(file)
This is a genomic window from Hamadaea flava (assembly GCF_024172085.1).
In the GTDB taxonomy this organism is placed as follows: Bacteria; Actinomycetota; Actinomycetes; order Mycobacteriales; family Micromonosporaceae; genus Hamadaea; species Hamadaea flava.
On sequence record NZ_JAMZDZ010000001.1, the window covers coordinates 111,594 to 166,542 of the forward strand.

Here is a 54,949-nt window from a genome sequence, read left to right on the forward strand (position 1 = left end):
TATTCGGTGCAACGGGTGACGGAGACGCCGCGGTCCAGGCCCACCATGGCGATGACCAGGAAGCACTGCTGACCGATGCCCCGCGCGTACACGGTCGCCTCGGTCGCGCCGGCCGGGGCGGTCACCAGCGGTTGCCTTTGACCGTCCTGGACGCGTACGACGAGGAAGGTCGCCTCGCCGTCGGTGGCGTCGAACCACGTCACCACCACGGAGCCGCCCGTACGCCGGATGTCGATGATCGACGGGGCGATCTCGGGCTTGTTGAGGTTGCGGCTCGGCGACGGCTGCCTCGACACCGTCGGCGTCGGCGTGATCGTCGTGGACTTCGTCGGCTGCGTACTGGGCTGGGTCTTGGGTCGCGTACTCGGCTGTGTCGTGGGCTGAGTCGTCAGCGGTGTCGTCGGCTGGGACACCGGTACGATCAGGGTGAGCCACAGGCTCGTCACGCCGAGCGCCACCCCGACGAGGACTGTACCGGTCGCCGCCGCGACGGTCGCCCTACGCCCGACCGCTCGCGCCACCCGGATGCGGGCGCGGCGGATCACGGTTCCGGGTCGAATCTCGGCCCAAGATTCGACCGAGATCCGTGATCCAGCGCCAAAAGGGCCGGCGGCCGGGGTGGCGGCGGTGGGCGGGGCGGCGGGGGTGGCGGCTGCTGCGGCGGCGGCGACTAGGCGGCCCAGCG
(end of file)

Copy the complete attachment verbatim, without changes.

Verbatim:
This is a genomic window from Hamadaea flava (assembly GCF_024172085.1).
In the GTDB taxonomy this organism is placed as follows: Bacteria; Actinomycetota; Actinomycetes; order Mycobacteriales; family Micromonosporaceae; genus Hamadaea; species Hamadaea flava.
On sequence record NZ_JAMZDZ010000001.1, the window covers coordinates 111,594 to 166,542 of the forward strand.

Here is a 54,949-nt window from a genome sequence, read left to right on the forward strand (position 1 = left end):
TATTCGGTGCAACGGGTGACGGAGACGCCGCGGTCCAGGCCCACCATGGCGATGACCAGGAAGCACTGCTGACCGATGCCCCGCGCGTACACGGTCGCCTCGGTCGCGCCGGCCGGGGCGGTCACCAGCGGTTGCCTTTGACCGTCCTGGACGCGTACGACGAGGAAGGTCGCCTCGCCGTCGGTGGCGTCGAACCACGTCACCACCACGGAGCCGCCCGTACGCCGGATGTCGATGATCGACGGGGCGATCTCGGGCTTGTTGAGGTTGCGGCTCGGCGACGGCTGCCTCGACACCGTCGGCGTCGGCGTGATCGTCGTGGACTTCGTCGGCTGCGTACTGGGCTGGGTCTTGGGTCGCGTACTCGGCTGTGTCGTGGGCTGAGTCGTCAGCGGTGTCGTCGGCTGGGACACCGGTACGATCAGGGTGAGCCACAGGCTCGTCACGCCGAGCGCCACCCCGACGAGGACTGTACCGGTCGCCGCCGCGACGGTCGCCCTACGCCCGACCGCTCGCGCCACCCGGATGCGGGCGCGGCGGATCACGGTTCCGGGTCGAATCTCGGCCCAAGATTCGACCGAGATCCGTGATCCAGCGCCAAAAGGGCCGGCGGCCGGGGTGGCGGCGGTGGGCGGGGCGGCGGGGGTGGCGGCTGCTGCGGCGGCGGCGACTAGGCGGCCCAGCG